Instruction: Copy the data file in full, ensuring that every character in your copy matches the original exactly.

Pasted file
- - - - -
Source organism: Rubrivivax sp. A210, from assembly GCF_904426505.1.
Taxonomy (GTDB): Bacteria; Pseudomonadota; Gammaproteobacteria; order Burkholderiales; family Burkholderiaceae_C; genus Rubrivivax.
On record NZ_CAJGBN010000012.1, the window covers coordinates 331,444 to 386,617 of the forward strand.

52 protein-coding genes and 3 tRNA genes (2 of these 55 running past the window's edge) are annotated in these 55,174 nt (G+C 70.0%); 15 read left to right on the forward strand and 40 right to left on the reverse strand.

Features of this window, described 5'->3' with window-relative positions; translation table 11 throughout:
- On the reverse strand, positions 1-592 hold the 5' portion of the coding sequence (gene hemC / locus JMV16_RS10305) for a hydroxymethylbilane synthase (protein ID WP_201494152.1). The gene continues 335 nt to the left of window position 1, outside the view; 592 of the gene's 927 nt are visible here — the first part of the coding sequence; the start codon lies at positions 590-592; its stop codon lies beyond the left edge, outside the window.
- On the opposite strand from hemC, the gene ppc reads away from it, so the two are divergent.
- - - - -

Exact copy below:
Source organism: Rubrivivax sp. A210, from assembly GCF_904426505.1.
Taxonomy (GTDB): Bacteria; Pseudomonadota; Gammaproteobacteria; order Burkholderiales; family Burkholderiaceae_C; genus Rubrivivax.
On record NZ_CAJGBN010000012.1, the window covers coordinates 331,444 to 386,617 of the forward strand.

52 protein-coding genes and 3 tRNA genes (2 of these 55 running past the window's edge) are annotated in these 55,174 nt (G+C 70.0%); 15 read left to right on the forward strand and 40 right to left on the reverse strand.

Features of this window, described 5'->3' with window-relative positions; translation table 11 throughout:
- On the reverse strand, positions 1-592 hold the 5' portion of the coding sequence (gene hemC / locus JMV16_RS10305) for a hydroxymethylbilane synthase (protein ID WP_201494152.1). The gene continues 335 nt to the left of window position 1, outside the view; 592 of the gene's 927 nt are visible here — the first part of the coding sequence; the start codon lies at positions 590-592; its stop codon lies beyond the left edge, outside the window.
- On the opposite strand from hemC, the gene ppc reads away from it, so the two are divergent.